The UK reported a record £6.7bn revenue from book sales, both print, and e-books in 2021, which makes for a 5 percent jump in revenue compared to the preceding year, The Guardian reported. While that is a good thing, much of which can be attributed to the pandemic, the other really surprising aspect here is the manner the social media platform TikTok is contributing to the sales boost.
As the Publishers Association chief executive Stephen Lotinga said, the role of TikTok in increasing book sales is that it is creating awareness among its userbase, particularly the young community about a book.
“A huge amount of what is being driven by TikTok is in print sales, and we are finding a lot of young adults are discovering books they love, sharing them with friends, and driving sales and new interest, and that can only be a good thing,” said Lotinga. He also termed it as sort of an “organic interactions” which can be equated to the usual promotion method used by the publishers where they would verbally suggest the next book that they believe their clients will love reading.
However, while the pandemic and the ensuing country-wide lockdown put paid to such interactions, it is here that social media platform like TikTok has pitched in to fill the role. Take for instance the murder mystery puzzle Cain’s Jawbone brilliantly written by Edward Powys Mathers who used the pen-name Torquemada. The interesting thing here is that the book has been written way back in 1934 but became a surprise hit before last Christmas thanks to TikTok user Sarah Scannell who had posted a few videos on TikTok trying to solve the puzzle.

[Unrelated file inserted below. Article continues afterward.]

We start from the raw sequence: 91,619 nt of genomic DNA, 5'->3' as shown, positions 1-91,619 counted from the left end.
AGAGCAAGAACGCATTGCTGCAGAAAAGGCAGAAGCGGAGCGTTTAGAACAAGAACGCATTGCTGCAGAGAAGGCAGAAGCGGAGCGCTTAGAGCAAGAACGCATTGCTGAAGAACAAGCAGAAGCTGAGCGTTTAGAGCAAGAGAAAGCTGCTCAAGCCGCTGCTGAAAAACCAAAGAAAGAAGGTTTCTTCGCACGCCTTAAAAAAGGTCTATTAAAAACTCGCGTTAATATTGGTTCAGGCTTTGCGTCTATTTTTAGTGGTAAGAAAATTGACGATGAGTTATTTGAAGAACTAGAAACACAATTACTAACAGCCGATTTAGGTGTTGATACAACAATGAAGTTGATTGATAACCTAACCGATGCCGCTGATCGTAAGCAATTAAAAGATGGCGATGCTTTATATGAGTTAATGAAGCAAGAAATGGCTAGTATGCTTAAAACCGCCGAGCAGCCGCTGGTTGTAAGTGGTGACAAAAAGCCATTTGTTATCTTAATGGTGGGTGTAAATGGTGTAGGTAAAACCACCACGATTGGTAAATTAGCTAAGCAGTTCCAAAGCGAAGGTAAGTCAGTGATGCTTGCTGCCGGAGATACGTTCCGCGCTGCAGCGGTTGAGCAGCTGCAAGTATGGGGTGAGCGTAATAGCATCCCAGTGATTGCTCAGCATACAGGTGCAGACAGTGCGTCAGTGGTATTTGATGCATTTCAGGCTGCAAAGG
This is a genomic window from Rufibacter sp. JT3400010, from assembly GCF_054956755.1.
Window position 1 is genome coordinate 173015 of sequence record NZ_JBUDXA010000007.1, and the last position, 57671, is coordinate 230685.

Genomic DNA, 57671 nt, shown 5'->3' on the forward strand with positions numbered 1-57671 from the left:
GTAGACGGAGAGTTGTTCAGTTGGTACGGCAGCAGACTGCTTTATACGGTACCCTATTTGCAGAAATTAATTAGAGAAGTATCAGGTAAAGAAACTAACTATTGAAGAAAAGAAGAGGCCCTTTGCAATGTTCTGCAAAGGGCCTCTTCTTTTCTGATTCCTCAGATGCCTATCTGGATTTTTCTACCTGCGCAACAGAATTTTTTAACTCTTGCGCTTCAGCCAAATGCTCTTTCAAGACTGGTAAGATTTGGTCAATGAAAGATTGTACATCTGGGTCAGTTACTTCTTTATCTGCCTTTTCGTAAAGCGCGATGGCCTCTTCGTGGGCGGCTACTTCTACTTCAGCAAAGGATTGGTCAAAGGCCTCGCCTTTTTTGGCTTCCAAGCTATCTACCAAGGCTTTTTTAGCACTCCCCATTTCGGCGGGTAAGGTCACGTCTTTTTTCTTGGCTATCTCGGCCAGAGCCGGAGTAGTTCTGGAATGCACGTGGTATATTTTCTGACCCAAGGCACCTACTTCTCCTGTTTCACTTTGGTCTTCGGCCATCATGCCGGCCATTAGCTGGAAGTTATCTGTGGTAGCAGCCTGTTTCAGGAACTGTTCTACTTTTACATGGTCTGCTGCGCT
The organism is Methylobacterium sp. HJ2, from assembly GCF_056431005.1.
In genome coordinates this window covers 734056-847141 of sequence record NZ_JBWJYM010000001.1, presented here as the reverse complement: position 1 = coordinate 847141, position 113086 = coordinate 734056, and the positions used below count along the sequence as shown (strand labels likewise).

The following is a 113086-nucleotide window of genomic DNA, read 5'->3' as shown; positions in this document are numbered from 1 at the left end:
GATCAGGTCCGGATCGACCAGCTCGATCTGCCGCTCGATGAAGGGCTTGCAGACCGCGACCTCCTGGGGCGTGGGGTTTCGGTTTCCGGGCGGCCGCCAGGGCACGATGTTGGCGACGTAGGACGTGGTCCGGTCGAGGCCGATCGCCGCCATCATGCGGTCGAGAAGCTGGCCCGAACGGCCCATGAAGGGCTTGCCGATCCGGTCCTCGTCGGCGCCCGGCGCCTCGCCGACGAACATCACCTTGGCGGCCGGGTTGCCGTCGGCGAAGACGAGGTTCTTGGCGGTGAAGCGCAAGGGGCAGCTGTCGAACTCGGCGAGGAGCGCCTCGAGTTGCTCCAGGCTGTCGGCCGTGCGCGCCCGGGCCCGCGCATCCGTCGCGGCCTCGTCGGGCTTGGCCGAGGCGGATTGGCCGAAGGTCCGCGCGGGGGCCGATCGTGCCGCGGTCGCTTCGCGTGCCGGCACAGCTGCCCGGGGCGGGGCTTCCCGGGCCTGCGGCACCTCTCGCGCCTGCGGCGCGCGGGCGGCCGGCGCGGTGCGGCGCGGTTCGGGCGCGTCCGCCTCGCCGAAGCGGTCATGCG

Similarly, the book We Were Liars by E Lockhart too suddenly became a hit after it was discussed on the social media site. The book that was first published in 2014 went on to record four to five times the sales in 2021 than it had had in 2020. That makes two examples of books written decades apart that went on to catch the fancy of readers last year, all thanks to TikTok.
Coming to the sales stats, of the £6.7bn worth of book sales in 2021, £2.7bn of it has been from sales in the UK while £3.8bn has been from exports. Both accounted for a rise of 7 percent and 2 percent respectively.
Further, while print and e-book sales both recorded a rise of 5 percent, consumer books sales went up by 4 percent while sales of fiction books increased by 7 percent. Children’s fiction books too increased by the same 7 percent. Then there is the audiobook segment which continued with its exemplary performance to record positive growth of 14 percent, something that stood at £151m in value terms.
With a keen interest in tech, I make it a point to keep myself updated on the latest developments in technology and gadgets. That includes smartphones or tablet devices but stretches to even AI and self-driven automobiles, the latter being my latest fad.